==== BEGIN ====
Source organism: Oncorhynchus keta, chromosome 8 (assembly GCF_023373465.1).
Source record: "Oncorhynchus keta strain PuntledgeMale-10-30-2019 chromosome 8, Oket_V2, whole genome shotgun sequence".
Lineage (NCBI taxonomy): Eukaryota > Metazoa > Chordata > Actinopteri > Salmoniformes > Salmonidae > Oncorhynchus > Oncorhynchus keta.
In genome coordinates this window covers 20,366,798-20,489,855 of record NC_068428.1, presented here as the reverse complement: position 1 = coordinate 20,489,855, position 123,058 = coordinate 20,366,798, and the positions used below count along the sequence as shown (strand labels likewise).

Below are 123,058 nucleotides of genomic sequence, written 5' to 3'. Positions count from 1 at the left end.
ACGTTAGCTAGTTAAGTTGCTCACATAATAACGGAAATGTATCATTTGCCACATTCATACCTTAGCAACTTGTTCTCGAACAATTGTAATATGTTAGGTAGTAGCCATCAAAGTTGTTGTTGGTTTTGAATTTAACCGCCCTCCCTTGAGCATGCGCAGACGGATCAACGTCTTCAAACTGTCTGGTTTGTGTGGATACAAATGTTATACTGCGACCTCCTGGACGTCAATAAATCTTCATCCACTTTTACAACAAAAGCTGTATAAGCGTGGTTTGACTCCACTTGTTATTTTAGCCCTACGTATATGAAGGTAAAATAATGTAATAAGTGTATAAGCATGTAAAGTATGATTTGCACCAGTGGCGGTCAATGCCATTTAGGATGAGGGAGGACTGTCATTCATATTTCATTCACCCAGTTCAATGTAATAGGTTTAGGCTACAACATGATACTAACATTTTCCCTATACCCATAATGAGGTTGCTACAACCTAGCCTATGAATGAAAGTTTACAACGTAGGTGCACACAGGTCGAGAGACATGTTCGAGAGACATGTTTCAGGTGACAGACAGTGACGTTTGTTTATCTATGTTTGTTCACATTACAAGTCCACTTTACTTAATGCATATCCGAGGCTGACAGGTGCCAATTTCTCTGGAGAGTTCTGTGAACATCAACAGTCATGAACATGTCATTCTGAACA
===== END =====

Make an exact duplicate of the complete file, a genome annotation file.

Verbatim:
Source organism: Oncorhynchus keta, chromosome 8 (assembly GCF_023373465.1).
Source record: "Oncorhynchus keta strain PuntledgeMale-10-30-2019 chromosome 8, Oket_V2, whole genome shotgun sequence".
Lineage (NCBI taxonomy): Eukaryota > Metazoa > Chordata > Actinopteri > Salmoniformes > Salmonidae > Oncorhynchus > Oncorhynchus keta.
In genome coordinates this window covers 20,366,798-20,489,855 of record NC_068428.1, presented here as the reverse complement: position 1 = coordinate 20,489,855, position 123,058 = coordinate 20,366,798, and the positions used below count along the sequence as shown (strand labels likewise).

Below are 123,058 nucleotides of genomic sequence, written 5' to 3'. Positions count from 1 at the left end.
ACGTTAGCTAGTTAAGTTGCTCACATAATAACGGAAATGTATCATTTGCCACATTCATACCTTAGCAACTTGTTCTCGAACAATTGTAATATGTTAGGTAGTAGCCATCAAAGTTGTTGTTGGTTTTGAATTTAACCGCCCTCCCTTGAGCATGCGCAGACGGATCAACGTCTTCAAACTGTCTGGTTTGTGTGGATACAAATGTTATACTGCGACCTCCTGGACGTCAATAAATCTTCATCCACTTTTACAACAAAAGCTGTATAAGCGTGGTTTGACTCCACTTGTTATTTTAGCCCTACGTATATGAAGGTAAAATAATGTAATAAGTGTATAAGCATGTAAAGTATGATTTGCACCAGTGGCGGTCAATGCCATTTAGGATGAGGGAGGACTGTCATTCATATTTCATTCACCCAGTTCAATGTAATAGGTTTAGGCTACAACATGATACTAACATTTTCCCTATACCCATAATGAGGTTGCTACAACCTAGCCTATGAATGAAAGTTTACAACGTAGGTGCACACAGGTCGAGAGACATGTTCGAGAGACATGTTTCAGGTGACAGACAGTGACGTTTGTTTATCTATGTTTGTTCACATTACAAGTCCACTTTACTTAATGCATATCCGAGGCTGACAGGTGCCAATTTCTCTGGAGAGTTCTGTGAACATCAACAGTCATGAACATGTCATTCTGAACA